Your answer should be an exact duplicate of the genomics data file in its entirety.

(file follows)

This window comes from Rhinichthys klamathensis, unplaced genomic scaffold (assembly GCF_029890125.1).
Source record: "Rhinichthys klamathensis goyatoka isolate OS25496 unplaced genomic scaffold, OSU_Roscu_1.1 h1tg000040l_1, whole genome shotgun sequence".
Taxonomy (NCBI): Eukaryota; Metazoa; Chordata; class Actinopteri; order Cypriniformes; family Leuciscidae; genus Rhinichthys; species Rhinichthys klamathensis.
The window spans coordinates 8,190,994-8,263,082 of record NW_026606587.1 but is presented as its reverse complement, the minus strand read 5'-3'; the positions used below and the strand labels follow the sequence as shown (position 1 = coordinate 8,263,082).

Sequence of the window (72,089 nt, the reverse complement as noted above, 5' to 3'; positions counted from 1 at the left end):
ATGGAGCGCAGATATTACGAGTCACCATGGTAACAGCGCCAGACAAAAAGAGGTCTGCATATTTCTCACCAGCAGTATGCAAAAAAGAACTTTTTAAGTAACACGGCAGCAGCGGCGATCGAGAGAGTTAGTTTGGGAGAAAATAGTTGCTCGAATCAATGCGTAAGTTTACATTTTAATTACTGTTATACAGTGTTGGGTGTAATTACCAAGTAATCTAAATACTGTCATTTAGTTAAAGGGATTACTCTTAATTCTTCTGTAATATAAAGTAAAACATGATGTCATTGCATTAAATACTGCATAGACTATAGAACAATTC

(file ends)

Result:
This window comes from Rhinichthys klamathensis, unplaced genomic scaffold (assembly GCF_029890125.1).
Source record: "Rhinichthys klamathensis goyatoka isolate OS25496 unplaced genomic scaffold, OSU_Roscu_1.1 h1tg000040l_1, whole genome shotgun sequence".
Taxonomy (NCBI): Eukaryota; Metazoa; Chordata; class Actinopteri; order Cypriniformes; family Leuciscidae; genus Rhinichthys; species Rhinichthys klamathensis.
The window spans coordinates 8,190,994-8,263,082 of record NW_026606587.1 but is presented as its reverse complement, the minus strand read 5'-3'; the positions used below and the strand labels follow the sequence as shown (position 1 = coordinate 8,263,082).

Sequence of the window (72,089 nt, the reverse complement as noted above, 5' to 3'; positions counted from 1 at the left end):
ATGGAGCGCAGATATTACGAGTCACCATGGTAACAGCGCCAGACAAAAAGAGGTCTGCATATTTCTCACCAGCAGTATGCAAAAAAGAACTTTTTAAGTAACACGGCAGCAGCGGCGATCGAGAGAGTTAGTTTGGGAGAAAATAGTTGCTCGAATCAATGCGTAAGTTTACATTTTAATTACTGTTATACAGTGTTGGGTGTAATTACCAAGTAATCTAAATACTGTCATTTAGTTAAAGGGATTACTCTTAATTCTTCTGTAATATAAAGTAAAACATGATGTCATTGCATTAAATACTGCATAGACTATAGAACAATTC